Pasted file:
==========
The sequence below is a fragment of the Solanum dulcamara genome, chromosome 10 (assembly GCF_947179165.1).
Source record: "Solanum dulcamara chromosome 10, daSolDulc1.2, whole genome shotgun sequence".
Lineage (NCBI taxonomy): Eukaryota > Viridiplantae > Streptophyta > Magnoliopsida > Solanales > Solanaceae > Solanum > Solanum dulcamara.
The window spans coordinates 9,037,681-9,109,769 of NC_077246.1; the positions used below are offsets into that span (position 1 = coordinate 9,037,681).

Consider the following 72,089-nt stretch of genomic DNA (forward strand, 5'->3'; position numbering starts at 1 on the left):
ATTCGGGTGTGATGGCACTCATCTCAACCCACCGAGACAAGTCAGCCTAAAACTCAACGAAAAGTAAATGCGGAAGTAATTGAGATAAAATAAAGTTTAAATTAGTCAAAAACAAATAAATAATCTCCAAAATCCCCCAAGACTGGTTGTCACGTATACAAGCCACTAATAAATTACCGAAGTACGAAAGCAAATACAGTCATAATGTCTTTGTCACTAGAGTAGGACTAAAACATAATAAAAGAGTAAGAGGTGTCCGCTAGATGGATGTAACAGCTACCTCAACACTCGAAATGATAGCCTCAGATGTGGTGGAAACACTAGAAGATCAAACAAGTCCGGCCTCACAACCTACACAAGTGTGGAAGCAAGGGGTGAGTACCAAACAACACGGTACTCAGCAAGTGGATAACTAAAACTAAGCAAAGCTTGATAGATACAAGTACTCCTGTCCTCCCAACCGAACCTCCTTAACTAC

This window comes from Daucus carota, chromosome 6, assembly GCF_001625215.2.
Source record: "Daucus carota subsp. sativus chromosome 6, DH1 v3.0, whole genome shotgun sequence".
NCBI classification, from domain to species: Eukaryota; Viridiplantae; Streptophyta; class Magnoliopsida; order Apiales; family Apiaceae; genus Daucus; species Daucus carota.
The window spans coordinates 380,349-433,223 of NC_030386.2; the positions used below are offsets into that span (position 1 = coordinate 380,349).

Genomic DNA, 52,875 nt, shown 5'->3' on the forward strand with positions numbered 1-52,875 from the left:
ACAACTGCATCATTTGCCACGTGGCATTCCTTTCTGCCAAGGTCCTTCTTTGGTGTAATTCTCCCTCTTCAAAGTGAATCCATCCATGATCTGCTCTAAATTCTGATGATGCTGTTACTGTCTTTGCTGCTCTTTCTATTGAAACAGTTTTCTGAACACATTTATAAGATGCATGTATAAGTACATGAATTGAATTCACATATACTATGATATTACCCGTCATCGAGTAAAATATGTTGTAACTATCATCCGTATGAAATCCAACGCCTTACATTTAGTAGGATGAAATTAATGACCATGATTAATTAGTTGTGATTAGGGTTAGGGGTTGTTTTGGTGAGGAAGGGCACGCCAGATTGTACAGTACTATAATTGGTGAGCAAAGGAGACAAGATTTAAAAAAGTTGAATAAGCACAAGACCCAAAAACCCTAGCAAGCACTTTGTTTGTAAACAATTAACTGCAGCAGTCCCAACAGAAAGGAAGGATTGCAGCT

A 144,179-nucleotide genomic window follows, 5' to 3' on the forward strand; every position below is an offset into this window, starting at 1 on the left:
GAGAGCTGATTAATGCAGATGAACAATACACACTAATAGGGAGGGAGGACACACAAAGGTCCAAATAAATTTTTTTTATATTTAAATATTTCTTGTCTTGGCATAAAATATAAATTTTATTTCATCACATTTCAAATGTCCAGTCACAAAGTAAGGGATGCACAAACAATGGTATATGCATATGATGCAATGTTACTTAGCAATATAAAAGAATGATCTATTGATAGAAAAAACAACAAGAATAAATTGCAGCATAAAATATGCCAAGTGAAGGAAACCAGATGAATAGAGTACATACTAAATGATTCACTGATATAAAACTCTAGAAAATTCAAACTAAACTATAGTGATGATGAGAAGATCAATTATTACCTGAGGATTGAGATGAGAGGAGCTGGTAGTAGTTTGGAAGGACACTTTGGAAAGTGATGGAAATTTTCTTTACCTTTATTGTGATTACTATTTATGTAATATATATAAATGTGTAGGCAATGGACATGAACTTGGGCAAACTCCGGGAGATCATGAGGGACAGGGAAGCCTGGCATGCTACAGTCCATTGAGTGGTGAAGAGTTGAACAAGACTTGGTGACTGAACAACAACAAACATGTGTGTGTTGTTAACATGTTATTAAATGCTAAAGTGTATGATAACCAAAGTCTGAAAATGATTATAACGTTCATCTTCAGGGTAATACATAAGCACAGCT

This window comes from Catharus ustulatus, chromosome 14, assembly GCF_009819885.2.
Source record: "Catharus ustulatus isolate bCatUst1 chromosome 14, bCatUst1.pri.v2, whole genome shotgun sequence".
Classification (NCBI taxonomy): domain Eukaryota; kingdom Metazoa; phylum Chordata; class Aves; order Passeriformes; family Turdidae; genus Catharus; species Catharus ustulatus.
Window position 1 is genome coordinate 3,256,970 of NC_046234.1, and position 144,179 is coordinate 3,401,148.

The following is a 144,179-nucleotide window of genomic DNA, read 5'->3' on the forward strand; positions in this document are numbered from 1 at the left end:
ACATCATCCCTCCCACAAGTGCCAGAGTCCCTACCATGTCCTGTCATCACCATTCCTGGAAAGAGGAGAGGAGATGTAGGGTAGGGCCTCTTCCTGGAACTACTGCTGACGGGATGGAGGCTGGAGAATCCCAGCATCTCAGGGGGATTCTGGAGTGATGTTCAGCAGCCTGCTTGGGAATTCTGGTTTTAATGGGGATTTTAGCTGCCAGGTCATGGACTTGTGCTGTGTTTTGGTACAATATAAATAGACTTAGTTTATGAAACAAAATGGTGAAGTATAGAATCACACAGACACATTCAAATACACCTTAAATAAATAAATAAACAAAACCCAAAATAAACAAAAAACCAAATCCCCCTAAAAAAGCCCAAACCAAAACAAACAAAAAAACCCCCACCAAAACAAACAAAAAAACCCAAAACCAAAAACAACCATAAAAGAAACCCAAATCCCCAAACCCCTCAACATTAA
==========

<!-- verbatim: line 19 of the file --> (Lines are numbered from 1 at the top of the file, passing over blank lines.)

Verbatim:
The following is a 144,179-nucleotide window of genomic DNA, read 5'->3' on the forward strand; positions in this document are numbered from 1 at the left end: